As a beginner in to the art of Bonsai, it
can be hard to avoid the eager for a fast result. Who doesnít
want a beautiful Bonsai to admire almost at once, when the
interest of these beautiful trees has first been evoked? So the
long time perspective of starting a Bonsai from scratch can be
a hard and frustrating blockade getting started.
To get started well as a newcomer to Bonsai,
the buying of a pre shaped bonsai can be a satisfying start.
Else the perspectives of getting a bonsai in to your life with
the almost endless time perspective can in the beginning be a
very long termed, and in many cases a not realistic way, true
the woods of trees.
After that, you slowly can move on to start
your trees from rough material, and even collected material
from the wild, after some years of experience.
In contradiction to this advice, I have to
say that I my self started all my bonsais from ground zero, and
therefore I really had to learn the lesson of being patient. In
the same breathing I must say then, that I truly benefits from
these lessons nowadays. But at the same time, I would have
preferred an easier and not so bumpy road.
Shohin for beginners
Select a specimen, that will be tolerant of
the stress of being cut, wired, and replanted. Specimens like
Cotoneasters, Lonicera and Juniperus, are advisable starters
for Shohin growing. They can be found on nurseries in sizes
suitable for beginners work.
In the case of Shohin, you have though to
pay attention very much to the daily care. Shohins has only a
very limited amount of soil that the spare some roots can
consume water from. So they dry out easily. In general, by
placing them in half shaded areas in the garden, in spring and
autumn, they will live well. In summertime on hot days, you
might better move your small trees into the shadow. Else they
will simply dry out to fast, and the risk of a dead Shohin will
So donít you hesitate to buy a small and
satisfying Bonsai that can be worked on. There are plenty of
dealers who offer ok material for at start. The best advice is
to get help from an experienced enthusiast, which will help you
buying a healthy, and tolerant plant to begin with. Better
started of with success, than with disappointments and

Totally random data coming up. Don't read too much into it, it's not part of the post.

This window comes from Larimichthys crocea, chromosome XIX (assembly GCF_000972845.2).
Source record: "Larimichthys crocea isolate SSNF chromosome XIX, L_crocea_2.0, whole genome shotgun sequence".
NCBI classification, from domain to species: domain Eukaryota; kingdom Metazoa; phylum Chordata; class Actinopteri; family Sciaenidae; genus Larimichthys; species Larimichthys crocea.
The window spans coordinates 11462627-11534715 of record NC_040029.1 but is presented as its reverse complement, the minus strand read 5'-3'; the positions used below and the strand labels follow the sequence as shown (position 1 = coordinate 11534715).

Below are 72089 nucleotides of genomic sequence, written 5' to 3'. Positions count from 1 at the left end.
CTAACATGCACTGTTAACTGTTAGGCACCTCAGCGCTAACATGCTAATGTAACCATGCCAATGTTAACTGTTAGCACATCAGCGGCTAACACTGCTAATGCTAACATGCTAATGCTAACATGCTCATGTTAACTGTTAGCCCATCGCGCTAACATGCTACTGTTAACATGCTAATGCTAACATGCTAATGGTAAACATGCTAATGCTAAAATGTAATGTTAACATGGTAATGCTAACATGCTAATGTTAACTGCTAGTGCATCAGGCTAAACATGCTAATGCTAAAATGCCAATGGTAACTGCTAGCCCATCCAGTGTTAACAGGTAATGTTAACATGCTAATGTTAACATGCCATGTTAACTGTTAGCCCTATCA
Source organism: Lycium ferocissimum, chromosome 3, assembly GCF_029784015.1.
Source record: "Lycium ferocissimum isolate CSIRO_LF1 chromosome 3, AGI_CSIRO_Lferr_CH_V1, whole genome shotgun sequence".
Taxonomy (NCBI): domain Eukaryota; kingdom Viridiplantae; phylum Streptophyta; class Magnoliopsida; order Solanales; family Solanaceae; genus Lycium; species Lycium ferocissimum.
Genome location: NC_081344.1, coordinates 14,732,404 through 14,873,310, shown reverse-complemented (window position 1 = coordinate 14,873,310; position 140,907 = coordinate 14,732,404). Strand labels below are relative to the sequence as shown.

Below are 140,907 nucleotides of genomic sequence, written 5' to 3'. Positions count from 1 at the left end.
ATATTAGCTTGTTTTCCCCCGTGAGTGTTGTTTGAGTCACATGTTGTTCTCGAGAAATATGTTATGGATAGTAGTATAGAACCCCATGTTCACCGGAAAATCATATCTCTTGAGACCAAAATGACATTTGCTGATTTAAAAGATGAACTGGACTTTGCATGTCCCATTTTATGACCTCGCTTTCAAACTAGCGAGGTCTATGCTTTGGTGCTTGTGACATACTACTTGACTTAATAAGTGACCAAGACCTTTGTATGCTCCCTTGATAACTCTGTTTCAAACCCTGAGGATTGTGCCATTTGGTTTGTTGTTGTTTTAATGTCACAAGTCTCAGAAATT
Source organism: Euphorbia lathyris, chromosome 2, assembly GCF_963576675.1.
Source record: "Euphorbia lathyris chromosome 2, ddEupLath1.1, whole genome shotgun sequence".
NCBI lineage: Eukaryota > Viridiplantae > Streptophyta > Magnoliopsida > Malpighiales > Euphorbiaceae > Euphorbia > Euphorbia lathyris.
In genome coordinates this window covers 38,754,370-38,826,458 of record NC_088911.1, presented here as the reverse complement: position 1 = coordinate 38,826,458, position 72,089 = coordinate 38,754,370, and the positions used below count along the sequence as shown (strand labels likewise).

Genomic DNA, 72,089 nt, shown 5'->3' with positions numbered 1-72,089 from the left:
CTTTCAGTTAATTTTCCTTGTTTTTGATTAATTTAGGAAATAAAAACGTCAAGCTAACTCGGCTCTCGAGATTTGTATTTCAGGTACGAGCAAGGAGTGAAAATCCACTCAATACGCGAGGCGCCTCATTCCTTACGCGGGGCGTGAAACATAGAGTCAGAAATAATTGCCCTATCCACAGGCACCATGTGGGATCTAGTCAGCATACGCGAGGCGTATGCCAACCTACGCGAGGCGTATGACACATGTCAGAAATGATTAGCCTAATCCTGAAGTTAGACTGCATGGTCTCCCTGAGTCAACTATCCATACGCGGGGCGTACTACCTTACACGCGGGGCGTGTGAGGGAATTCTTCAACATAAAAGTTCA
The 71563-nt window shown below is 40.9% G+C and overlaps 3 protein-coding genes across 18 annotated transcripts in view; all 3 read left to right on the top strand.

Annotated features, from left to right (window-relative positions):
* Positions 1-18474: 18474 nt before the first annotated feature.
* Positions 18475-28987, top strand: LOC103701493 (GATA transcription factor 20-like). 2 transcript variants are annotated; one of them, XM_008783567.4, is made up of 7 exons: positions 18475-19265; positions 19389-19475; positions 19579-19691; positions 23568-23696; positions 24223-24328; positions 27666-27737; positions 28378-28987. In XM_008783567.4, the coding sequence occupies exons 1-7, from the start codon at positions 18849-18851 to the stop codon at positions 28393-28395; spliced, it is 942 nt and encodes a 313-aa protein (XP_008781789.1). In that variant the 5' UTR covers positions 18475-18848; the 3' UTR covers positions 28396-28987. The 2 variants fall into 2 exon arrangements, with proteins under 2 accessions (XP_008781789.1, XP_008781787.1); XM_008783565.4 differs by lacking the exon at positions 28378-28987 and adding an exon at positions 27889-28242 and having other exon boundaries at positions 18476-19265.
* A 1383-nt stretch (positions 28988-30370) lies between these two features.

By the way, when you are enjoying and
working with your first Bonsai, you can start collecting trees
for future bonsais aside.
A bought Bonsai is not a bad Bonsai. Only
the quality of the tree determines what is a good and talented
plant. Not its origin.
But the experiences and story of a collected
tree will add mental and historical value to a Bonsai, that
makes it increase its value as a piece of art.
Like when a painting and its history melt
The newcomer to the art of Bonsai often
breaks their neck, on newly collected plants, when they are
dying between their hands.
Mostly because they (my self included in
early days) are too hasty in doing all at once. Or the
collected plants are not healthy enough. Specially when digging
up a tree the worst faults happen. It is absolutely essential
to get a healthy root cake back home, with enough intact fine
water consuming roots.
This is done by digging carefully around the
root ball, and then packing it firmly in a towel, or anything
else that is able to do the job.
Bind it tightly with a robe or tape, and
plant in a big wooden box at home. Prevent to damage the roots
at the time of planting, and do not do anything to the tree but
watering, for at least two or three years after.
It is a long time project, but you will win
a strong healthy tree by following this advice. A tree that
afterwards will be strong enough to be wired cut and formed.
In the mean time, you can work and enjoy
your bought specimen.
One thing at a time
It is particularly important not to stress
the tree by doing several operations at the same time. Let the
tree rest between for example wiring and replanting. A doctor
will not amputate the legs of a man, and then try to let him
Plants are living things, and they need full
recovery from one operation, before the next step is taken.
A thumb rule is to wait one too three months
after a transplanting before you start working on the tree. Or
until you see clear signs of vigorous growth.